With a spike in recent major hacks and leaks, AWS S3 has been put in spotlight due to organizations’ failures to secure their object storage in the cloud. Just in June of this year, a big leak of US voter data was made public. This happened right after a May leak of French political campaign data. In July Verizon leaked data for 6 million users.
And what happened this this past month? Somebody exposed millions of Time Warner subscriber records. Corporate security meets public cloud.
All these leaks came from a public S3 buckets. This is not surprising considering that S3 security can be a bit confusing to novice users as well as seasoned InfoSec professionals. Too many admins confuse ACLs and what they can do and disregard IAM policies because they’re “too hard”. And that’s with Amazon warning you when you make buckets public…
Let’s also not forget that human laziness knows no bounds. Too many times are secure S3 policies relaxed so “everyone” within AWS can get to the data without much thought left to figure out who is “everyone”.
In addition, more often than not AWS API keys are leaked by being checked into Github, Bitbucket, and other public source control services. It does not help that many of those API keys lead to users and roles with too many powers enabled in the IAM policies.
This practice has become so big that there are now multiple public search engines dedicated for searching and parsing leaked API keys and secrets.
This all stems from poorly understood security practices revolving around S3 and IAM. This article will help explain the three basic security controls around S3, how they can be tied into IAM wherever possible, and how to keep your cloud data secure.
The following is the access control available in S3:
- ACLs can be used to limit access to buckets to other AWS accounts, but not users within your own account.
- ACLs grant basic read/write permissions and/or make them public.
- You can only set ACLs to provide access to other AWS accounts, yourself, everyone, and for log delivery.
- Both buckets and objects can have ACLs.
- Bucket policies are attached to buckets and set policies on the bucket level. Only buckets can have policies.
- Bucket policies specify who can do what to this particular bucket or set of objects.
- Bucket policies are limited to 20KB in size.
- If you want to set a policy on all the objects within a bucket, you must use “bucket/*” nomenclature.
- Objects do not inherit permissions from parent bucket so you have to go through them and set the permissions yourself or use “bucket/*” setting.
- Bucket policies include “Principal” element which specifies who can access the bucket.
- Bucket policies can use “Condition” to specify IP addresses that can access this bucket to add more security.
- These are good if you have a lot of objects and buckets with different permissions.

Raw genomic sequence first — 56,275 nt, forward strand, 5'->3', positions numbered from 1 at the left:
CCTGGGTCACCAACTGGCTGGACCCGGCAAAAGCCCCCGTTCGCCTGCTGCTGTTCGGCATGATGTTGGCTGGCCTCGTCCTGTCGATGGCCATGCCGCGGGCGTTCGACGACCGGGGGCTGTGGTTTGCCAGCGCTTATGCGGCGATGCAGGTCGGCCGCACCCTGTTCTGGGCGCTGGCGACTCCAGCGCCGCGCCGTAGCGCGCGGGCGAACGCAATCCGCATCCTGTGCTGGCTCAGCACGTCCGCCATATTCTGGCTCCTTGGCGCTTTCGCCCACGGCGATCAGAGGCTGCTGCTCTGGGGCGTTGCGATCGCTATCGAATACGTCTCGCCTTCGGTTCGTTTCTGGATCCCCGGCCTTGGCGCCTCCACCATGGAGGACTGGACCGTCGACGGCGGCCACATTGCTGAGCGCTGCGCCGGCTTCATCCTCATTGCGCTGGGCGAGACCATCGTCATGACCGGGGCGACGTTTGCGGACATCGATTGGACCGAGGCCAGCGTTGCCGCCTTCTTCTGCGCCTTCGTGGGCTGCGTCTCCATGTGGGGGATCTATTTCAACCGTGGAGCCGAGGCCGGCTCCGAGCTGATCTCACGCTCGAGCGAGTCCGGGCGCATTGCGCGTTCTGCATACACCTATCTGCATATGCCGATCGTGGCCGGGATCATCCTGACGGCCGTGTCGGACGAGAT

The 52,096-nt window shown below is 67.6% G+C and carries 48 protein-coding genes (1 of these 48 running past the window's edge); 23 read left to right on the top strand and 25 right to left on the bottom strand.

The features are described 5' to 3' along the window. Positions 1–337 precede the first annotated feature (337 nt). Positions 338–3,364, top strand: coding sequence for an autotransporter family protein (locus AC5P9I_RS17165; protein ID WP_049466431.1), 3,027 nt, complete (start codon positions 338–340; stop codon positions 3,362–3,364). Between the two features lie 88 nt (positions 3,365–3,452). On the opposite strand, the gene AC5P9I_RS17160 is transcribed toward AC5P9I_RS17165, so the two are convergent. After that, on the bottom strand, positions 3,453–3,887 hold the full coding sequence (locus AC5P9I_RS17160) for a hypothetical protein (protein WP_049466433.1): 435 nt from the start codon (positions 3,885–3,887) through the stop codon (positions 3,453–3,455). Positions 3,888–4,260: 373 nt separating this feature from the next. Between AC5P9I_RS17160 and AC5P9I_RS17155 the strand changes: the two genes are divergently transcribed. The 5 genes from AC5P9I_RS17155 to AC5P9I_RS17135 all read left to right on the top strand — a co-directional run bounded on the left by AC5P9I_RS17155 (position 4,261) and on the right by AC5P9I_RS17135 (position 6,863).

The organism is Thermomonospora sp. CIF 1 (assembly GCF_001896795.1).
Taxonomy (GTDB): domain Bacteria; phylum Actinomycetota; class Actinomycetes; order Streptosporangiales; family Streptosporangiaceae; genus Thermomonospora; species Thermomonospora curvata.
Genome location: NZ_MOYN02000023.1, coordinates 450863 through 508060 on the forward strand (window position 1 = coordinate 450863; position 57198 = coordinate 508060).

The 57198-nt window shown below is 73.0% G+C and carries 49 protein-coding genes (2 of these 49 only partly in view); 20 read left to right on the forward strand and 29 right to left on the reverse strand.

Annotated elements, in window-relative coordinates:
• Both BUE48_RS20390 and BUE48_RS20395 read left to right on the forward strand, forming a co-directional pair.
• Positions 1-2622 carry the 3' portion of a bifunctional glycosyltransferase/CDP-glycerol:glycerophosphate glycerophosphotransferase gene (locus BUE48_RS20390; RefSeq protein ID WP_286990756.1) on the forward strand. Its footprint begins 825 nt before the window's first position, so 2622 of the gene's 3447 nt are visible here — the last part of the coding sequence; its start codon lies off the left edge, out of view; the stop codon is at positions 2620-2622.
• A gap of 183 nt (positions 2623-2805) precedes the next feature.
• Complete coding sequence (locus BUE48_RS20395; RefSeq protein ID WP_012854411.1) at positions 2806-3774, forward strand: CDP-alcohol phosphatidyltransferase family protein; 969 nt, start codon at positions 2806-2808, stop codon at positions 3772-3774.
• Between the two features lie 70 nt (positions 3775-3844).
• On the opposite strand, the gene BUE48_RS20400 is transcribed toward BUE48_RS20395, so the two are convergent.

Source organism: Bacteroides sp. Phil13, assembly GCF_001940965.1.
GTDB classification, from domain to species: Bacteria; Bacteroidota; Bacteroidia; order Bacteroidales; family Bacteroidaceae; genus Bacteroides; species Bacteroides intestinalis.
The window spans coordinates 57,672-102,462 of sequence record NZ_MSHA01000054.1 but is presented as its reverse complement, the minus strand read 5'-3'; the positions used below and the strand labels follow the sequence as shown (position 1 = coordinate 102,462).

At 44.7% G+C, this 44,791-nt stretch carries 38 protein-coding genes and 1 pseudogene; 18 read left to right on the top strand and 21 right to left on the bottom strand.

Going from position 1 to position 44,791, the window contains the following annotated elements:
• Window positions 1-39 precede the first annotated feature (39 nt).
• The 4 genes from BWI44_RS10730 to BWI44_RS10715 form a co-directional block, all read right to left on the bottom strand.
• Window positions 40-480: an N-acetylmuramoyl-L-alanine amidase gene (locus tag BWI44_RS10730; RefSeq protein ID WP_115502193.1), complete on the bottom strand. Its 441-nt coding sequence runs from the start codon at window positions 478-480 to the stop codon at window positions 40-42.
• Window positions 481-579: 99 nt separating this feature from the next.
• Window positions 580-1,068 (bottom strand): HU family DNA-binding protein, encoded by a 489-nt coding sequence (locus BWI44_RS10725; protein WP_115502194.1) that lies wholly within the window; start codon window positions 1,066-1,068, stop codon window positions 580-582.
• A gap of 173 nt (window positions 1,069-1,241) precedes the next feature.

- IAM policies are attached to users, groups or roles and specify what they can do on particular bucket.
- IAM policy limits include 2KB for users, 5KB for groups, and 10KB for roles. Compare this to S3 Bucket Policy which is limited to 20KB of data.
Best Practices for Keeping Data in S3 Secure
- Use Multi-Factor Access for Deletes so two factors of authentication are required to delete an object from S3.
- Remember the following parts of 2-factor authentication: Password: something you know. Token: something you have.
- Enable versioning of objects. Users will be able to remove objects but an older version will be kept in S3 which can only be deleted by the owner of the bucket.
- You can use Lifecycle Rules to help manage when objects get versioned. You will pay a little extra for the storage that you use but this security is worthwhile.
- Remember to review your buckets and objects’ permissions regularly. Check for objects that should not be world-readable.
- Make sure to go through your buckets and objects and verify their permissions. Don’t assume that all old objects are still secure.
- Amazon will send you an email if your objects have wide-open permissions.
- Utilize secure pre-signed URLs for letting 3rd party users to upload data to private S3 buckets.
- Scrub your code that utilizes AWS API of any API keys and secrets. Check out git-secrets that can help you do that right before checking in the code.
- This one is not really security related, but more of a performance related tuning tip – use randomized prefixes for S3 object names.
- This ensures that objects are properly sharded across multiple data partitions. With this, S3 object access will not slow down since not one partition will be hammered for data.
- Remember that in S3, objects are stored in indexes across multiple partitions – just like in DynamoDB.
- Scrambled object/key names can help with obscurity and obfuscation of data.